The Insecure Writer’s Support Group ~ No#111

Purpose: To share and encourage. Writers can express doubts and concerns without fear of appearing foolish or weak. Those who have been through the fire can offer assistance and guidance. It’s a safe haven for insecure writers of all kinds!

Posting: The first Wednesday of every month is officially Insecure Writer’s Support Group day. Post your thoughts on your own blog. Talk about your doubts and the fears you have conquered. Discuss your struggles and triumphs. Offer a word of encouragement for others who are struggling. Visit others in the group and connect with your fellow writer – aim for a dozen new people each time.

The awesome co-hosts for the June posting of the IWSG are:  J Lenni Dorner, Sarah Foster, Natalie Aguirre, Lee Lowery, and Rachna Chhabria!

Don’t forget to visit them and thank them for co-hosting!

Our Twitter handle is @TheIWSG and hashtag is #IWSG.

Every month, we announce a question that members can answer in their IWSG post. These questions may prompt you to share advice, insight, a personal experience or story. Include your answer to the question in your IWSG post or let it inspire your post if you are struggling with something to say.
Remember, the question is optional!

JUNE 02nd QUESTION – For how long do you shelve your first draft, before reading it and re-drafting? Is this dependent on your writing experience and the number of stories/books under your belt?

I don’t know if there are many writers who write a “near-perfect” story in the first draft. For those who are lucky enough to be able to pull this off, I’m sure that they don’t need to spend too much time away from the first draft. This will also depend on what a first draft entails. This could differ from one writer to the next because some writers do intensive research before hand, while others start from scratch.
I suppose it would also depend on the length of the story: time away from the first draft of a 80,000 word story and time away from the first draft of a 15,000 word story? They’re two different beasts!
But I can’t be sure. I’ve never written an 80,000 word first draft.

Some writers say shelve the manuscript for at least two to three months, so that you look at it with a fresh eye. After all, you’ve been very close to the work for a long time, and you need to gain some distance from it to gain a fresh perspective. But what if that amount of time away from the story causes you to become de-motivated, or lose the “feel” for the story? Or what if being away for so long means you become totally disconnected from that story world? Logic dictates that insight will come when you are connected to the story. The more immersed you are in the story, the more insight you’ll have.
I look forward to reading what others have to say…

Happy IWSG Day!


  1. C. Lee McKenzie on June 2, 2021 at 3:25 pm

    I kind of worry about the disconnect between me and the story if I wait too long. If I’m really into the story, I like to dig in and do the edits right away. Maybe that’s a test of how good I think a book is. It’s such an interesting thing we do, isn’t it?

    • Michelle Wallace on June 6, 2021 at 11:13 am

      I think all your stories are good, Lee.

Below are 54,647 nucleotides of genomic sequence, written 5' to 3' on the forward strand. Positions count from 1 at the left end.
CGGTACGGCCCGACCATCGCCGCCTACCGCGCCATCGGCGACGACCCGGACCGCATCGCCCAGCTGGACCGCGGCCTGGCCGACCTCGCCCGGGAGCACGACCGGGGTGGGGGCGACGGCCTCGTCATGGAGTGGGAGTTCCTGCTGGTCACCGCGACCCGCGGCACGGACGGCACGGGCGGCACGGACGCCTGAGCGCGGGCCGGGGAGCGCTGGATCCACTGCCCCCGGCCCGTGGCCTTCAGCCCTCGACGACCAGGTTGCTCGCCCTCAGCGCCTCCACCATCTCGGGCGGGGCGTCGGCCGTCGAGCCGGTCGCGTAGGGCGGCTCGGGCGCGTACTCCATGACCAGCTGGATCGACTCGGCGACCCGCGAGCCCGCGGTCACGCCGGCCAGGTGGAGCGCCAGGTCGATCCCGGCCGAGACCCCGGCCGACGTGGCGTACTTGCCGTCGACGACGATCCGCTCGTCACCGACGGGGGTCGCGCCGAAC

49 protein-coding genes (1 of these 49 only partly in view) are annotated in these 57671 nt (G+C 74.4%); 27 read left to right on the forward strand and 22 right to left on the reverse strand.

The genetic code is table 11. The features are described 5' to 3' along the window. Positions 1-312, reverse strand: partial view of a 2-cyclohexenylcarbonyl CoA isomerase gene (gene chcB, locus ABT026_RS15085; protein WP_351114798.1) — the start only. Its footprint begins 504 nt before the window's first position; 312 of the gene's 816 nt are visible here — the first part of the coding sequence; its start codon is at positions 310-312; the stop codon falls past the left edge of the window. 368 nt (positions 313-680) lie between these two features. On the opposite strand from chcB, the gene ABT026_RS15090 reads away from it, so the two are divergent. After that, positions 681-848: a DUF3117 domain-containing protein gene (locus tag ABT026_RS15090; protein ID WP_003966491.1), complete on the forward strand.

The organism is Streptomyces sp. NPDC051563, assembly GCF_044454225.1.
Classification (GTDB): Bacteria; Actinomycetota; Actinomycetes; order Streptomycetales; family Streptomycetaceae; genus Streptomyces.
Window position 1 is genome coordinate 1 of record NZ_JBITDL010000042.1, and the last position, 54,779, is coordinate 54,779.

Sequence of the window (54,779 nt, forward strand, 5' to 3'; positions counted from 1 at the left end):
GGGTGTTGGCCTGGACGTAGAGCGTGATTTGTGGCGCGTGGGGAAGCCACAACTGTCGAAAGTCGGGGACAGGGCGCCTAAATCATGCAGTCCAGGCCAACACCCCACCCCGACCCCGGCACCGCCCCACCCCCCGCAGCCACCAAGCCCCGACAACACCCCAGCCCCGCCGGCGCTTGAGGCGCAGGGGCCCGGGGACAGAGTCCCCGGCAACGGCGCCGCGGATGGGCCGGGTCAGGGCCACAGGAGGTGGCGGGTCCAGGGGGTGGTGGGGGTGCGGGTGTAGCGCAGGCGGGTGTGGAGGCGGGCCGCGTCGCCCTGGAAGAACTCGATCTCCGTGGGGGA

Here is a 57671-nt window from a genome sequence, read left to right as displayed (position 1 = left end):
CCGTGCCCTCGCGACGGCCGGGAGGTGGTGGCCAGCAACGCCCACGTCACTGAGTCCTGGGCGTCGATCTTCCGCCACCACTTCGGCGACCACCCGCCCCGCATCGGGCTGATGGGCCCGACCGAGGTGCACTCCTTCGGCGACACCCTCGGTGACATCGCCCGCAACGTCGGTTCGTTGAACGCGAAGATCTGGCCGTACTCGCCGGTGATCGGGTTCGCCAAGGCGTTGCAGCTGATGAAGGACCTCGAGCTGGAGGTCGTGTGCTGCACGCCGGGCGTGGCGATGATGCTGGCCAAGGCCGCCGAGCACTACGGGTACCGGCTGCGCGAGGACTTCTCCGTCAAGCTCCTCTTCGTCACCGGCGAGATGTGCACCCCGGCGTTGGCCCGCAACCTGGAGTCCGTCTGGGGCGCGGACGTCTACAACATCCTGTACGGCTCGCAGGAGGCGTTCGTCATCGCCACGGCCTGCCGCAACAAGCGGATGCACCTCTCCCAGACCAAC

Very interesting to see how it differs from person to person.

  2. Patricia Anne Pierce-garcia Schaack on June 2, 2021 at 3:40 pm

    I do put my manuscript aside for at least a month and I start working on something else. It is not unusual for me to work on two manuscripts in the same timeframe.
    Wishing you all the best and a lovely month of June.

    Shalom aleichem,
    Pat G @ EverythingMustChange

    • Michelle Wallace on June 6, 2021 at 11:16 am

      It’s good to work on more than one project at a time. But not all writers like this approach.

  3. Mary Aalgaard on June 2, 2021 at 4:04 pm

    I agree. You can lose momentum for the story if you wait too long to go back to it.

    • Michelle Wallace on June 6, 2021 at 11:17 am

      I suppose it also depends on how long this story has been “percolating”…

  4. Marie Andreas on June 2, 2021 at 4:19 pm

    I’m an outlier writer–I’m a pantser who usually has more than one project going on ;). This switching things up does keep things fresh between all the works (although most of my writer friends run away screaming when I tell them my process). My rest time between projects is usually when I’ve sent them to beta readers or editors.

    • Michelle Wallace on June 6, 2021 at 11:18 am

      Yes, switching things up between projects lends a certain perspective.

  5. Carrie-Anne on June 2, 2021 at 4:22 pm

    Due to many of my books being written in MacWriteII, ClarisWorks, and AppleWorks, I didn’t have access to them for many years. In some cases, I hadn’t seen them in an entire decade. All that time away gave me wonderfully fresh eyes. Now that I’m much older and more experienced, and able to create all my files in a format that hasn’t been discontinued, I wait at least a few months before returning.

    • Michelle Wallace on June 6, 2021 at 11:21 am

      That sounds wonderful – a combination between distance from your work + experience + maturity… you can tackle the work with ‘super-fresh’ eyes.

  6. Alex J. Cavanaugh on June 2, 2021 at 4:27 pm

    That’s why I don’t wait. I don’t want to lose momentum. That and I really like editing better.

    • Michelle Wallace on June 6, 2021 at 11:22 am

      I like the initial burst of writing a first draft. Editing is also exciting – but in a different way.

  7. Rachna Chhabria on June 2, 2021 at 4:31 pm

    Hi Michelle, I avoid waiting too long between drafts, because I may end up losing my intensity, (a few weeks is okay but not months). For picture book drafts, I hardly wait. For nonfiction the waiting period is barely an hour as they have been commissioned books. Stay safe.